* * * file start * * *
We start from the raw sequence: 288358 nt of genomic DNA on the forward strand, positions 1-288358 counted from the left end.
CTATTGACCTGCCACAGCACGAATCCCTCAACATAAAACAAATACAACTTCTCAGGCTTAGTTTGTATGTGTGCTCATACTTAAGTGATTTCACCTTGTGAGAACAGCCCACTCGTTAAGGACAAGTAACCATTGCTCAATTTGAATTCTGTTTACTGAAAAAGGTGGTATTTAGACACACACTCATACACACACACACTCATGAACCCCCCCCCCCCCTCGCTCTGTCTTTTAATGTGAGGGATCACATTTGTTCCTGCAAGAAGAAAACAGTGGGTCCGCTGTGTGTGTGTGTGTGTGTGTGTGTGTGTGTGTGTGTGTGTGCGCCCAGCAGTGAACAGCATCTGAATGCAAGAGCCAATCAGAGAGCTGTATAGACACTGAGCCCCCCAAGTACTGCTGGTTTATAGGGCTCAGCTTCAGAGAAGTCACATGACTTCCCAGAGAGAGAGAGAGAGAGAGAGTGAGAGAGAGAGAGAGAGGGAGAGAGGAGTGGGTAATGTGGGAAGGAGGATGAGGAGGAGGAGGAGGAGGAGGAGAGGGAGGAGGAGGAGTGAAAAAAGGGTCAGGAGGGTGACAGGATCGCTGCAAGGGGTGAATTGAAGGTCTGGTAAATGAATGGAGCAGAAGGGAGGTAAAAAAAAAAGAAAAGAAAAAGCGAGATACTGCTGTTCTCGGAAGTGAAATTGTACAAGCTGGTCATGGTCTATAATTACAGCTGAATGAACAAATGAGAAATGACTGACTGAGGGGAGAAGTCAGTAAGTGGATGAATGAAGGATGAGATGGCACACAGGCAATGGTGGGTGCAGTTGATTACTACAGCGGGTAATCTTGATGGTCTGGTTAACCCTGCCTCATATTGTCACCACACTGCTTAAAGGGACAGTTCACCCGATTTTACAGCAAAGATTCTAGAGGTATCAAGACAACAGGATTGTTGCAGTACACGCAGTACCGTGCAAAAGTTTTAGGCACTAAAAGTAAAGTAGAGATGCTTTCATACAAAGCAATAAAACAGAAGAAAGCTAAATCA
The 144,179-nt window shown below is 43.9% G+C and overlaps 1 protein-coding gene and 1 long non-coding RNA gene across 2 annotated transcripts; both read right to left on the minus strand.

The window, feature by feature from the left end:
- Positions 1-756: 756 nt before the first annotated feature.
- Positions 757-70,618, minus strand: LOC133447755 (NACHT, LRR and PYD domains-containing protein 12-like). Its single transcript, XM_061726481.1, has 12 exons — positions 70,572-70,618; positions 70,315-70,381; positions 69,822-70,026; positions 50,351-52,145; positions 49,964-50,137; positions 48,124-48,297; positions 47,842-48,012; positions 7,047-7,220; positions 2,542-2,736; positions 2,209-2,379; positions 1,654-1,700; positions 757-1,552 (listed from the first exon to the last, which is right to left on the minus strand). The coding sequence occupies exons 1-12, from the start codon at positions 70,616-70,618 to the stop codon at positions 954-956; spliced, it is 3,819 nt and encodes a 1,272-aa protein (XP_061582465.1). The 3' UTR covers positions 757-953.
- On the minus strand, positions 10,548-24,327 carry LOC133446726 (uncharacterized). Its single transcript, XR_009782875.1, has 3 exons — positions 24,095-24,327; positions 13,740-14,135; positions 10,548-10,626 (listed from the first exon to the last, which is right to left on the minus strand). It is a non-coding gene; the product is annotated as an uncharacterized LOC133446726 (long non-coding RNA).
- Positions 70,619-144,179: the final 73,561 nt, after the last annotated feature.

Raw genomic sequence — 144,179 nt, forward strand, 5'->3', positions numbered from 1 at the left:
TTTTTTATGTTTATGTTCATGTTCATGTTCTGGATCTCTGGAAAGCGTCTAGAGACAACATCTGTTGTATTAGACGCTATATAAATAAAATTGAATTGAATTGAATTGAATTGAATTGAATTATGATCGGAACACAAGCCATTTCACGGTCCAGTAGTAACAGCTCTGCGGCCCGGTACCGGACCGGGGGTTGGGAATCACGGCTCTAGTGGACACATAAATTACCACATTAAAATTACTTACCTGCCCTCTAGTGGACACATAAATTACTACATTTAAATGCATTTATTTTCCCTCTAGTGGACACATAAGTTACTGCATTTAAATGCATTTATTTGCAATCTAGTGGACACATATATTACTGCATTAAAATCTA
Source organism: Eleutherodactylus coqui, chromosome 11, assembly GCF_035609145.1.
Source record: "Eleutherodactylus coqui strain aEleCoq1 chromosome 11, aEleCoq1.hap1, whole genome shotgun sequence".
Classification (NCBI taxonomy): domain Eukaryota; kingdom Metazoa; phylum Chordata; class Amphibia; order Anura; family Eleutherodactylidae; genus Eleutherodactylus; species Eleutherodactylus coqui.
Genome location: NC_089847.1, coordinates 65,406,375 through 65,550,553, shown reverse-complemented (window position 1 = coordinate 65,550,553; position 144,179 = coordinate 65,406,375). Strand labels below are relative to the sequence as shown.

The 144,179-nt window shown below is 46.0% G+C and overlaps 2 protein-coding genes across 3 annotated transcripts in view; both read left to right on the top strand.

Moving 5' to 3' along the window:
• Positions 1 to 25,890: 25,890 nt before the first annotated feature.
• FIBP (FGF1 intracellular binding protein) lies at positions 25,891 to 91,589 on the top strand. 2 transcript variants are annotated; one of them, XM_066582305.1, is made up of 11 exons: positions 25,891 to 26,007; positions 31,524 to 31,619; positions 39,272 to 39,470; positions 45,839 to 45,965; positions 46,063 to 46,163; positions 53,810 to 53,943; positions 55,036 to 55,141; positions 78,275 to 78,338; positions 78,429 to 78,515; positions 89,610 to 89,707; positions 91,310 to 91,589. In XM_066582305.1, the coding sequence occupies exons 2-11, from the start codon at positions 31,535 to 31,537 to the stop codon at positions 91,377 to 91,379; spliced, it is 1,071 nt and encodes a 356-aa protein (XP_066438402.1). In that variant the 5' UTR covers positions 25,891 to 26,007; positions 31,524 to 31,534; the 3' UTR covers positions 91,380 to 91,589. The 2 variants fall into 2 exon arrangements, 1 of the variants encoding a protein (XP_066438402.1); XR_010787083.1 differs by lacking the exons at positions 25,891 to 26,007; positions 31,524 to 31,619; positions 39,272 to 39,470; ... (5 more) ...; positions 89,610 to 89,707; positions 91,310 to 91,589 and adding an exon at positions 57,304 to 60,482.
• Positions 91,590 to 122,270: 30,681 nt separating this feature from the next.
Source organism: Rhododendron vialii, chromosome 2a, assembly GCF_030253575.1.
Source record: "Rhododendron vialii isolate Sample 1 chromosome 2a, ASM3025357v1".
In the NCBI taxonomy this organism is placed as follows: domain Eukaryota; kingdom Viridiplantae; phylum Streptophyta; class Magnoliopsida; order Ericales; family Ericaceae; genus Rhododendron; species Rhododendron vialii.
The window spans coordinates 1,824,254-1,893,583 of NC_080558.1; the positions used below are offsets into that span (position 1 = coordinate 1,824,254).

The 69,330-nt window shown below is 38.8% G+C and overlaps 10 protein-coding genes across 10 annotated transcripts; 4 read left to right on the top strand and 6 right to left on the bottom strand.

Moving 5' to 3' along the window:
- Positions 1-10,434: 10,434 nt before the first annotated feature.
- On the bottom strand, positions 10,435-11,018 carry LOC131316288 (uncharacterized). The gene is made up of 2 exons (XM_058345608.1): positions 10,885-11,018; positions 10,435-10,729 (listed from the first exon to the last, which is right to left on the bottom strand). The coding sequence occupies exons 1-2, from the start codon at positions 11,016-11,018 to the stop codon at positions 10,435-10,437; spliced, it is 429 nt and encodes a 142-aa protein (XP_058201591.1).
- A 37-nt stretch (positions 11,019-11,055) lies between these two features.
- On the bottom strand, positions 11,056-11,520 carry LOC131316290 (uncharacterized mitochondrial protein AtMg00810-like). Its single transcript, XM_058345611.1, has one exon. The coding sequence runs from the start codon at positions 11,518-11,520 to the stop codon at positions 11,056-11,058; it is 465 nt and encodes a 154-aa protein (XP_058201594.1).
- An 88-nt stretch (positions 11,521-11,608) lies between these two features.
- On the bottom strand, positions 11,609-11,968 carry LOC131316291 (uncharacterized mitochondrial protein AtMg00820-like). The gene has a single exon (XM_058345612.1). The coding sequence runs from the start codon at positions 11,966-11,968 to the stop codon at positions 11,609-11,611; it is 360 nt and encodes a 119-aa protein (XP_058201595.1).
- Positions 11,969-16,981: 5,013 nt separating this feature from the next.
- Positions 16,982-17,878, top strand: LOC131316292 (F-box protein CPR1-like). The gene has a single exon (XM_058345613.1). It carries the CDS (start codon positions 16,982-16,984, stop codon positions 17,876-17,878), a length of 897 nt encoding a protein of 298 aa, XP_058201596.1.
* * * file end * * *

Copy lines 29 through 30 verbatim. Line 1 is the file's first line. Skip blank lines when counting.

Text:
- On the bottom strand, positions 11,056-11,520 carry LOC131316290 (uncharacterized mitochondrial protein AtMg00810-like). Its single transcript, XM_058345611.1, has one exon. The coding sequence runs from the start codon at positions 11,518-11,520 to the stop codon at positions 11,056-11,058; it is 465 nt and encodes a 154-aa protein (XP_058201594.1).
- An 88-nt stretch (positions 11,521-11,608) lies between these two features.